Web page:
PRO-1-CO:R:C:E 220042 MS

Regional Commissioner of Customs
New York Region
6 World Trade Center
New York, New York 10048-0945

RE: Application for Further Review of Protest No. 1001-6-018412, protesting the refusal to reliquidate Entry Nos. 85-466160-8 and 85-466864-3, dated August 6, 1985, and September 13, 1985, respectively, under 19 U.S.C. 1520(c)(1).

Dear Sir:

The above-referenced protest was forwarded to our office for further review. We have considered the points raised by your office and the importer. Our decision follows:


The protestant entered two shipments of merchandise into the United States on August 6, 1985, and September 13, 1985. Each shipment contained two styles of women's grain leather "Bean" boots designated by the protestant as Style Nos. 21610A and 21615K. Both styles of the boots were entered under item 700.57, Tariff Schedules of the United States (TSUS). The entries were liquidated on October 11, 1985, and October 25, 1985, with no change in the tariff classification of either style of boot.

On February 11, 1986, Customs received letters from the protestant requesting reliquidation and refund of duties under section 520(c)(1), Tariff Act of 1930, as amended (19 U.S.C. 1520(c)(1)). Customs determined that substantiating documentation had not been submitted to show a clerical error, mistake of fact, or other inadvertence correctable under 19 U.S.C. 1520(c)(1) and denied the reliquidation requests on October 31 and November 7, 1986. On November 25, 1986, protestant filed the subject protest against these refusals to reliquidate.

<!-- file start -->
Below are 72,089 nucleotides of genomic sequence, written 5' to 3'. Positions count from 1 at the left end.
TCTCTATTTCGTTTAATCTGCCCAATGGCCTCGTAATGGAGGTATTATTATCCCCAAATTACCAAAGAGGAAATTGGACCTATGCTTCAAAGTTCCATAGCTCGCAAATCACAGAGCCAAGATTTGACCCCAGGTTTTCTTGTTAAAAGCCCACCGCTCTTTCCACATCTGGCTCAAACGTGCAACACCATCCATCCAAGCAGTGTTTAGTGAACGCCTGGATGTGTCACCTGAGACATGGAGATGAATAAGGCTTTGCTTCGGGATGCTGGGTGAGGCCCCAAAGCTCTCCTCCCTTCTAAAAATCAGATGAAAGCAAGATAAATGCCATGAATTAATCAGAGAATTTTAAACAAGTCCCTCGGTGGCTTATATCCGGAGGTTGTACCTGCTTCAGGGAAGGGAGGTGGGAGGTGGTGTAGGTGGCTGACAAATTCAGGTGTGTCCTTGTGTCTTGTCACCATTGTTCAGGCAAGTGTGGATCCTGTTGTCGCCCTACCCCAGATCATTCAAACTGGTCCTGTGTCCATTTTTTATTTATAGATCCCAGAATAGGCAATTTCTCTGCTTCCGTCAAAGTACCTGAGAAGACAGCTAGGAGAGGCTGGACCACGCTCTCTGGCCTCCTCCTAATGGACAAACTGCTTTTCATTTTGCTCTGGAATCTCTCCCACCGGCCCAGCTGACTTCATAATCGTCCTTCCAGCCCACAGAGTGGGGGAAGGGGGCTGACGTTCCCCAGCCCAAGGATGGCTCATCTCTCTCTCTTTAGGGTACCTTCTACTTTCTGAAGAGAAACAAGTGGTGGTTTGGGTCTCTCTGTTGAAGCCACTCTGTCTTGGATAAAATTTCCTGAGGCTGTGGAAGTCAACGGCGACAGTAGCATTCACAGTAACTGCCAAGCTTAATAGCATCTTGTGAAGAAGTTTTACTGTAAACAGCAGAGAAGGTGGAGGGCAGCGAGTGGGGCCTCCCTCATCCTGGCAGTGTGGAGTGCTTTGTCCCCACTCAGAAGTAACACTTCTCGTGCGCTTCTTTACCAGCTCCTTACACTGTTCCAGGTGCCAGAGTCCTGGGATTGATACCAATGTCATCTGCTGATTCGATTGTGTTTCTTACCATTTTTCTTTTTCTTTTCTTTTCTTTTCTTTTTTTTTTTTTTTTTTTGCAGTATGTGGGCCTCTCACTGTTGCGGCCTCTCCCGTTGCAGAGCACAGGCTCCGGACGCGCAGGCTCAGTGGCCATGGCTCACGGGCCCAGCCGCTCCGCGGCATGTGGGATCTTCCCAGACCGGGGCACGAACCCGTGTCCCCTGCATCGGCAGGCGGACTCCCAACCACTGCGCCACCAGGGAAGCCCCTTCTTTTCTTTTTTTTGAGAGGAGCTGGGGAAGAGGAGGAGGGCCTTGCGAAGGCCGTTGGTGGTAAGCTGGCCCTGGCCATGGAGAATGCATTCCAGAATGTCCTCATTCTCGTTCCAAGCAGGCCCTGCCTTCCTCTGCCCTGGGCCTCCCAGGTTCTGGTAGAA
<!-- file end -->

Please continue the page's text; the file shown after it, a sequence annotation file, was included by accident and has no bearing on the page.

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An affidavit of the protestant's employee, the Import Traffic Manager (hereafter, the "Manager" or "importer's employee") was submitted with the protest. From that affidavit and subsequent information provided by the protestant, we find that the circumstances which led to entry of the Style 21615K boots under item 700.57, TSUS, were as follows: The Manager began as the protestant's import traffic manager in May, 1985. Prior to that, he had no experience relating specifically to the classification of footwear under the TSUS. In the short time that he worked for the protestant prior to the making of the subject entries, he processed documents for other entries which collectively involved several styles of "Bean" boots which he had been advised were dutiable at 37.5% ad valorem. When he received the shipping and invoice documents pertaining to the two entries in question, the Manager, noting that the merchandise was described as "Bean" boots, and assuming that they were the same "Bean" boots as previously entered, instructed the protestant's broker to enter the merchandise under item 700.57, TSUS, and at its duty rate of 37.5% ad valorem. He did not refer to the CF 5523, "Invoice for Details for Footwear" which specifically described the leather composition. He later learned that the Style 21615K boots were entitled to entry under item 700.45, TSUS, and at a duty rate of 10% ad valorem by virtue of the leather content of their uppers.